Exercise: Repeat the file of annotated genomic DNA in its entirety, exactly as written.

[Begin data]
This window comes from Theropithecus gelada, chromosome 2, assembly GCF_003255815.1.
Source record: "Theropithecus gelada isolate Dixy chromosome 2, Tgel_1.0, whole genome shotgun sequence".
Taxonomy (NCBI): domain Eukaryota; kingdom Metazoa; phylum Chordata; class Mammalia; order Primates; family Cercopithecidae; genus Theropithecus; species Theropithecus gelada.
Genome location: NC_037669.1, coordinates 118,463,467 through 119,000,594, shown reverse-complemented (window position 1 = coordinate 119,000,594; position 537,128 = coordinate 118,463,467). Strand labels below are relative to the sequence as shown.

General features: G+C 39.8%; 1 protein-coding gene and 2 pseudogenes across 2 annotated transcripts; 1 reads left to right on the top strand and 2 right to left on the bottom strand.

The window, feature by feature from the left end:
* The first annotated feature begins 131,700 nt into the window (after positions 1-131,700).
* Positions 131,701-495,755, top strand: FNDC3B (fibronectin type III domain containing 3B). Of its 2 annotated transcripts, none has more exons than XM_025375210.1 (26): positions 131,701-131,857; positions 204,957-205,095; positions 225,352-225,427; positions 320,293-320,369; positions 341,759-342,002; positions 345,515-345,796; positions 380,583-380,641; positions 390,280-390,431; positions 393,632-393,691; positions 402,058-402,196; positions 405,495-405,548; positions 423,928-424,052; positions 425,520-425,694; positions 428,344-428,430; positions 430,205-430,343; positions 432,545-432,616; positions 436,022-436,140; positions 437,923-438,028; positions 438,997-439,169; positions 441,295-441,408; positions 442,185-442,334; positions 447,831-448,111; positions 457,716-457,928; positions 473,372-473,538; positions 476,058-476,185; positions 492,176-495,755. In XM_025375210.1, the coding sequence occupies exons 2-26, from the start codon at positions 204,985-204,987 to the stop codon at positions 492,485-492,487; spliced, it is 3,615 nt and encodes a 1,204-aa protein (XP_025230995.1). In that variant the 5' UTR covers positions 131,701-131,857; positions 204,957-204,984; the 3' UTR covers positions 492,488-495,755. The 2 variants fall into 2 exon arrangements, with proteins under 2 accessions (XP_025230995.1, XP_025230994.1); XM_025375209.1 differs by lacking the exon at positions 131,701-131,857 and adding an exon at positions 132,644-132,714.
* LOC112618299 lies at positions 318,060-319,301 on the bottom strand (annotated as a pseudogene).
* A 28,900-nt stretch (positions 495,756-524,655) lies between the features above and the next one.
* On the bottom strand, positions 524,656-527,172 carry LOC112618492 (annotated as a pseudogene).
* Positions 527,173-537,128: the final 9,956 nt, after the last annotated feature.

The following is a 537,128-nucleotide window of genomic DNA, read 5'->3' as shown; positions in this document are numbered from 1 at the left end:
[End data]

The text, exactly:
This window comes from Theropithecus gelada, chromosome 2, assembly GCF_003255815.1.
Source record: "Theropithecus gelada isolate Dixy chromosome 2, Tgel_1.0, whole genome shotgun sequence".
Taxonomy (NCBI): domain Eukaryota; kingdom Metazoa; phylum Chordata; class Mammalia; order Primates; family Cercopithecidae; genus Theropithecus; species Theropithecus gelada.
Genome location: NC_037669.1, coordinates 118,463,467 through 119,000,594, shown reverse-complemented (window position 1 = coordinate 119,000,594; position 537,128 = coordinate 118,463,467). Strand labels below are relative to the sequence as shown.

General features: G+C 39.8%; 1 protein-coding gene and 2 pseudogenes across 2 annotated transcripts; 1 reads left to right on the top strand and 2 right to left on the bottom strand.

The window, feature by feature from the left end:
* The first annotated feature begins 131,700 nt into the window (after positions 1-131,700).
* Positions 131,701-495,755, top strand: FNDC3B (fibronectin type III domain containing 3B). Of its 2 annotated transcripts, none has more exons than XM_025375210.1 (26): positions 131,701-131,857; positions 204,957-205,095; positions 225,352-225,427; positions 320,293-320,369; positions 341,759-342,002; positions 345,515-345,796; positions 380,583-380,641; positions 390,280-390,431; positions 393,632-393,691; positions 402,058-402,196; positions 405,495-405,548; positions 423,928-424,052; positions 425,520-425,694; positions 428,344-428,430; positions 430,205-430,343; positions 432,545-432,616; positions 436,022-436,140; positions 437,923-438,028; positions 438,997-439,169; positions 441,295-441,408; positions 442,185-442,334; positions 447,831-448,111; positions 457,716-457,928; positions 473,372-473,538; positions 476,058-476,185; positions 492,176-495,755. In XM_025375210.1, the coding sequence occupies exons 2-26, from the start codon at positions 204,985-204,987 to the stop codon at positions 492,485-492,487; spliced, it is 3,615 nt and encodes a 1,204-aa protein (XP_025230995.1). In that variant the 5' UTR covers positions 131,701-131,857; positions 204,957-204,984; the 3' UTR covers positions 492,488-495,755. The 2 variants fall into 2 exon arrangements, with proteins under 2 accessions (XP_025230995.1, XP_025230994.1); XM_025375209.1 differs by lacking the exon at positions 131,701-131,857 and adding an exon at positions 132,644-132,714.
* LOC112618299 lies at positions 318,060-319,301 on the bottom strand (annotated as a pseudogene).
* A 28,900-nt stretch (positions 495,756-524,655) lies between the features above and the next one.
* On the bottom strand, positions 524,656-527,172 carry LOC112618492 (annotated as a pseudogene).
* Positions 527,173-537,128: the final 9,956 nt, after the last annotated feature.

The following is a 537,128-nucleotide window of genomic DNA, read 5'->3' as shown; positions in this document are numbered from 1 at the left end: